Google 'suspends' CNNIC from Chrome's certificate store

Posted by   Virus Bulletin on   Apr 2, 2015

Chinese certificate authority told to re-apply.

When a web client, such as a browser, attempts to make an HTTPS connection, it needs to know that no man-in-the-middle attack is taking place. The web server therefore proves its authenticity by presenting the client with a certificate. This certificate is cryptographically signed by a certificate authority (CA), whose certificate is in turn signed by another CA until this chain reaches a CA whose public key is hard-coded in the browser or on the operating system.

This model is often said to be broken. After all, it only takes one root CA to trust an intermediate CA that doesn't check too carefully who is applying for certificates for someone to be able to perform a man-in-the-middle attack on encrypted Internet traffic.

Indeed, this happened recently when someone was able to register the email address hostmaster@live.fi (live.fi is the Finnish version of Microsoft's live.com webmail offering) and use this to obtain a certificate for the domain. Thankfully, the certificate was only created to make a point.

In another recent story, Egypt-based MCS Holdings, an intermediate CA whose certificate was signed by China's CNNIC, created a number of certificates for Google domains. Although these domains were likely intended for internal tests, Google was understandably upset when it discovered the issue - explaining the situation in a blog post.

Now, in an update to its blog post, Google has effectively announced that it has suspended CNNIC from the root store of its Chrome browser.

Cryptography doesn't 'do' suspensions. What Google will do instead is to remove the root certificate from the store and create a whitelist of CNNIC's existing certificates, to prevent users who rely on them from getting alerts about invalid certificates (alerts which are at the least very unwise to bypass). It is worth nothing that Chrome is a very popular browser in China.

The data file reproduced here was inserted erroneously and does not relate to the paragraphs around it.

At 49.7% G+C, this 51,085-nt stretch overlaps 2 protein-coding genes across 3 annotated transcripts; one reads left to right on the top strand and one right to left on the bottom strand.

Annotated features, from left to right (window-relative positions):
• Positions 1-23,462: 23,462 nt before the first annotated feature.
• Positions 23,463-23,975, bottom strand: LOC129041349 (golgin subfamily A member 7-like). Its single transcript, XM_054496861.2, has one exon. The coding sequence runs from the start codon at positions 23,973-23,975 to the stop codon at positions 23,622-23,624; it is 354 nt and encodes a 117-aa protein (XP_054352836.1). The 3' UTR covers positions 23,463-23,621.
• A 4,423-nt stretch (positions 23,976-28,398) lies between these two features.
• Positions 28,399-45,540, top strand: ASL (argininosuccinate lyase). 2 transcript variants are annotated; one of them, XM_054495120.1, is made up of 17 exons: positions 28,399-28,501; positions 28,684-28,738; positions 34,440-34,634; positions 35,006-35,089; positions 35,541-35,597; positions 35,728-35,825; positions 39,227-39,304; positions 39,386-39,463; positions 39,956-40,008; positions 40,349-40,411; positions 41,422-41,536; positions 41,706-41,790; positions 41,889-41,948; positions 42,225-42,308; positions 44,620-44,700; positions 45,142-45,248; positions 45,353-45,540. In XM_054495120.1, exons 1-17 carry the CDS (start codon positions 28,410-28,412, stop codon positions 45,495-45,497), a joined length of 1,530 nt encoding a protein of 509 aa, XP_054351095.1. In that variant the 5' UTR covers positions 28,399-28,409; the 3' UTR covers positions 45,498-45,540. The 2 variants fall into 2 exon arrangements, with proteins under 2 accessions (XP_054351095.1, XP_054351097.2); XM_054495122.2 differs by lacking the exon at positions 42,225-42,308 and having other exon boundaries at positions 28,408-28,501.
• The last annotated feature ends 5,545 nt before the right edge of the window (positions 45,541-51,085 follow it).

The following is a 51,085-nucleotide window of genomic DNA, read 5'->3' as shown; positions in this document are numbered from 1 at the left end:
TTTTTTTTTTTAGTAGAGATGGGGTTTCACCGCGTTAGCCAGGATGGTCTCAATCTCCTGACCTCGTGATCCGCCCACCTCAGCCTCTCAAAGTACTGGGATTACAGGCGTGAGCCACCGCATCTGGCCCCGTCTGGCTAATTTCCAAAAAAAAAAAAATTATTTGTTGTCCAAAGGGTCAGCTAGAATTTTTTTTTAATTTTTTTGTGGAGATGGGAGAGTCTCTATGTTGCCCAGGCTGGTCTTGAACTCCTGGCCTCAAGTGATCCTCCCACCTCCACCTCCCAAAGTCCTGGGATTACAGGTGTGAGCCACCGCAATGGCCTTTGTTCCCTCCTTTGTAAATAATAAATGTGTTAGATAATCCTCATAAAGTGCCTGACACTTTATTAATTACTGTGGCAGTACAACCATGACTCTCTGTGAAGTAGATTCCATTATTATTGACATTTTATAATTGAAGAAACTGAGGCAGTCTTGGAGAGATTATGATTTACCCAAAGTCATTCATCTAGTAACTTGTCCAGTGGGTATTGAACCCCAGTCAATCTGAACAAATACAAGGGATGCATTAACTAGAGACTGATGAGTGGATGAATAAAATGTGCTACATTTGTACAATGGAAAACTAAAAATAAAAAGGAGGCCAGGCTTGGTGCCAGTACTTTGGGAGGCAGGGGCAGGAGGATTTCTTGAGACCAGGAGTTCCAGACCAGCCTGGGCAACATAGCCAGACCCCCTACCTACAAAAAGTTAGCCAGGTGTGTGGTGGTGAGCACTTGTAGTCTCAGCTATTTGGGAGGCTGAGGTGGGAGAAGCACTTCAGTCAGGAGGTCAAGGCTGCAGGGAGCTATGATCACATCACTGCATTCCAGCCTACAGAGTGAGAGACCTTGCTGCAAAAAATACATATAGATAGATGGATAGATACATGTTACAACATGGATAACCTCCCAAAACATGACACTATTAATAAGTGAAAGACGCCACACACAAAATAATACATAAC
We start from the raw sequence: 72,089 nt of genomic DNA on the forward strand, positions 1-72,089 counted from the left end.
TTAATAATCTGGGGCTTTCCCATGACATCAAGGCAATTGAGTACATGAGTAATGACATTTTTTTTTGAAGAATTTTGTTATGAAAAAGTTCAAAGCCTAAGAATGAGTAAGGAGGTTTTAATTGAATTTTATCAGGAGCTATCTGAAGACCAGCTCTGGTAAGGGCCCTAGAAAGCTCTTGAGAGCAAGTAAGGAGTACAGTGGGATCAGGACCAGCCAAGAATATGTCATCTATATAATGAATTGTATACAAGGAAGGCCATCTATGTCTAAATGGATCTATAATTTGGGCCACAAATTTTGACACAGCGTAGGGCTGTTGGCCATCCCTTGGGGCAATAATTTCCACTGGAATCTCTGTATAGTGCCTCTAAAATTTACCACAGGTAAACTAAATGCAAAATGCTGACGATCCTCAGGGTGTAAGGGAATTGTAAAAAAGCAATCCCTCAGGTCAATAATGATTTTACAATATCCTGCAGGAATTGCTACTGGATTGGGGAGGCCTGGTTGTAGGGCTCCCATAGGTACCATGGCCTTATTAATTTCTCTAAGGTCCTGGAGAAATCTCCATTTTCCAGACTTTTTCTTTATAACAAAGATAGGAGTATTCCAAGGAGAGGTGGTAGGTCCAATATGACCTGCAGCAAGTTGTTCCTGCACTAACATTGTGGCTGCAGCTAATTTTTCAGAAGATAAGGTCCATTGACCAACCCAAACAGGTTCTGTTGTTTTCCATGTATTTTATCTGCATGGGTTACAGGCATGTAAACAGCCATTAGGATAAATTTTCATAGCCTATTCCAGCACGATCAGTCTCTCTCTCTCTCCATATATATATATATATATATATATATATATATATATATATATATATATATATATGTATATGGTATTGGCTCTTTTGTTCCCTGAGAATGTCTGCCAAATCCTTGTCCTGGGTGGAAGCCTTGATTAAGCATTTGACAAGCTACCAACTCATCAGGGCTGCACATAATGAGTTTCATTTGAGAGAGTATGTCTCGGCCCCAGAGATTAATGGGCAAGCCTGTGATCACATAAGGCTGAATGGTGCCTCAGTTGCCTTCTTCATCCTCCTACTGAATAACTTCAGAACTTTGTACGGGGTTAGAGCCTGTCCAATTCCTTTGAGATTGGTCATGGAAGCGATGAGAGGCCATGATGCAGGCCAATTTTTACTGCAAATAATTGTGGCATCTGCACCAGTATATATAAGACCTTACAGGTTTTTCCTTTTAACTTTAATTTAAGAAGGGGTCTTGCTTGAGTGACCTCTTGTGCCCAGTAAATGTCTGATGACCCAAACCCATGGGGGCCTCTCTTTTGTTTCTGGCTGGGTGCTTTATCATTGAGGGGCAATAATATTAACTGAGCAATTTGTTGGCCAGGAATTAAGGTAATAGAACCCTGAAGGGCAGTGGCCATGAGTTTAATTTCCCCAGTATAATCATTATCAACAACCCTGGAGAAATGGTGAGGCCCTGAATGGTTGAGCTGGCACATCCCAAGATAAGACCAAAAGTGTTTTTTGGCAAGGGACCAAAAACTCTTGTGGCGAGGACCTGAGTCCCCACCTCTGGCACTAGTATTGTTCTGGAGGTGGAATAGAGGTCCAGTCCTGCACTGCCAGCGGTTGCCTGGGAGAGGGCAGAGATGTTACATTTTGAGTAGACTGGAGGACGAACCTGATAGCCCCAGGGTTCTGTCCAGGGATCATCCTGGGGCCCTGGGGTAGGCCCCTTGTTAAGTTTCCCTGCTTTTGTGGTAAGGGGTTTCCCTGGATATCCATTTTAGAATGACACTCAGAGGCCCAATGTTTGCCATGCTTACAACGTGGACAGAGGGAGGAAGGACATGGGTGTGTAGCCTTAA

Google has said that CNNIC is welcome to reapply once 'suitable technical and procedural controls are in place'. One of these controls is certificate transparency, which will help detect fraudulent certificates. CNNIC probably has little choice but to do so, despite calling Google's decision 'unacceptable and unintelligible'.

For MCS Holdings, though, this will come too late. Trust in its certificates has already been revoked by Mozilla and Microsoft. The company's own investigation - the first conclusion of which is that it is pretty awesome - certainly doesn't inspire confidence.

Though broken in a strict academic sense, the quick discovery of the rogue certificates and Google's further handling of the case shows that the CA model's error-correcting capabilities are actually pretty good. As such, the huge problems that exist in theory are, in practice, mitigated very well.

Posted on 02 April 2015 by Martijn Grooten

twitter.png
fb.png
linkedin.png
hackernews.png
reddit.png

 

Latest posts:

VB2019 paper: Geost botnet. The story of the discovery of a new Android banking trojan from an OpSec error

OpSec mistakes are what lead to many malware discoveries, and in the case of the Geost Android botnet the mistake was a really interesting one. Today we publish the VB2019 paper by Sebastian García, Maria Jose Erquiaga and Anna Shirokova on the Geost…

Analysis of malware responsible for sextortion spam that mines for Monero on the side

VB2019 Platinum partner Reason Cybersecurity presents a threat analysis report on the Save Yourself malware.

Guest blog: Threat intelligence – a unifying force of the future

In a guest blog post VB2019 Platinum partner Reason Cybersecurity looks to the future of threat intelligence.

Guest blog: Why we should be paying more attention to Linux threats

In a guest blog post VB2019 Silver partner Intezer outlines the importance of paying attention to Linux threats.

New Emotet spam campaign continues to bypass email security products

On Monday, the infamous Emotet malware resumed its spam campaign to spread the latest version of the malware. As before, the malware successfully bypasses many email security products.

We have placed cookies on your device in order to improve the functionality of this site, as outlined in our cookies policy. However, you may delete and block all cookies from this site and your use of the site will be unaffected. By continuing to browse this site, you are agreeing to Virus Bulletin's use of data as outlined in our privacy policy.